See where future US eclipses will be visible. | Trending Viral hub


See where future US eclipses will be visible.

How rare are total solar eclipses, which require a perfect alignment of the Sun and Moon?


Shuyao Xiao; Fountain: POT (data)

This article is part of a special report about the total solar eclipse that will be visible from parts of the US, Mexico and Canada on April 8, 2024.

On April 8, a total solar eclipse will cross 15 US states from Texas to Maine. The exhibit is unusual enough that hotels are booking along the path and thousands of people plan to travel to see it.

But how rare are solar eclipses?

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In the 20th century, 228 were recorded somewhere on Earth, of which 71 were total solar eclipses (if the sun and moon don’t line up perfectly, you’ll see a partial eclipse). On average, a total solar eclipse is visible somewhere on the planet every 1.5 years. Many of these occur over the ocean or remote and sparsely occupied places. In the United States, the chance of seeing a solar eclipse, particularly a total solar eclipse, is much lower.

Over the past century, from 1924 to 2023, only 13 total solar eclipses crossed the contiguous United States or Alaska. And in the next 100 years, only 11 more will be visible. So while they’re not unheard of, a total solar eclipse is still a once-in-a-decade or even once-in-a-lifetime spectacle for most Americans.

The map shows the paths of total solar eclipses over 200 years.

Credit: Shuyao Xiao; Fountain: POT (data)

The next total solar eclipse in the continental United States will occur in 2033, but totality will be limited to only parts of Alaska. For another event like 2024, where millions can witness the spectacle, we will have to wait until 2045.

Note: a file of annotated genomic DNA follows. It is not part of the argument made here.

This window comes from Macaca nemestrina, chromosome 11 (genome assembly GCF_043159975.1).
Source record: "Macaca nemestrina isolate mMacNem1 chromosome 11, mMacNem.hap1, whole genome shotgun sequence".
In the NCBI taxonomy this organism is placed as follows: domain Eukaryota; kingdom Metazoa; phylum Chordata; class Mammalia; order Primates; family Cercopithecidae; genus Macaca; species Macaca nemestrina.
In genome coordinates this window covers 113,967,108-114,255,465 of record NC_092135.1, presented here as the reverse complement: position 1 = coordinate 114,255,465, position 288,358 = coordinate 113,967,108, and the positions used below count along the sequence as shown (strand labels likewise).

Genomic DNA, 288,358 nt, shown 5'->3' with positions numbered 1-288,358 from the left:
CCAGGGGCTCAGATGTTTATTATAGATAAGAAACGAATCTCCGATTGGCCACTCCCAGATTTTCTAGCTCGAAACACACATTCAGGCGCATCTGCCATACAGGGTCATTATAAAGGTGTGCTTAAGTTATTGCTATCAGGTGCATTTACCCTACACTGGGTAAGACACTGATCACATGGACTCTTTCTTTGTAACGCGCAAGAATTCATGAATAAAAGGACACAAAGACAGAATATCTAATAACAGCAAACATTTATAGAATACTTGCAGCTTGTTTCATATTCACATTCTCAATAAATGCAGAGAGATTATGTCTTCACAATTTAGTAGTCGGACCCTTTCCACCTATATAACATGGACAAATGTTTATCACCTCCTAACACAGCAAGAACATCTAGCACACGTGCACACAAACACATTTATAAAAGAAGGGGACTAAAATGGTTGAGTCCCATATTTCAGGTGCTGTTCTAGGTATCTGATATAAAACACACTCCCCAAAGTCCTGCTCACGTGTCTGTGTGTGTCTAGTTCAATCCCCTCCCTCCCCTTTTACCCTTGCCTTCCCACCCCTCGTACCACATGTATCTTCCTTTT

That’s when a total solar eclipse will span the US from coast to coast again. The moon’s threshold shadow will first land in California and then travel across a wide stretch of territory including Nevada, Utah, Colorado, Oklahoma, Arkansas, Mississippi and Alabama before finally leaving the Florida coast.

Since 1924, some states have been lucky enough to witness multiple total eclipses, while others have experienced relatively few or none. Alaska has been the luckiest; Five eclipses have crossed its borders during this time and four more will occur before 2125. There have been four in Massachusetts and another will occur in 2079. Montana has seen three and there will be two more by the end of this century. Delaware, Arizona, and the District of Columbia have not experienced totality even once during this period.

The map shows areas that experienced more than one eclipse in 200 years.

Credit: Shuyao Xiao; Fountain: POT (data)

Watching the solar atmosphere glow from your doorstep is undeniably special. However, if an eclipse doesn’t come, these celestial wonders are definitely worth the trip.


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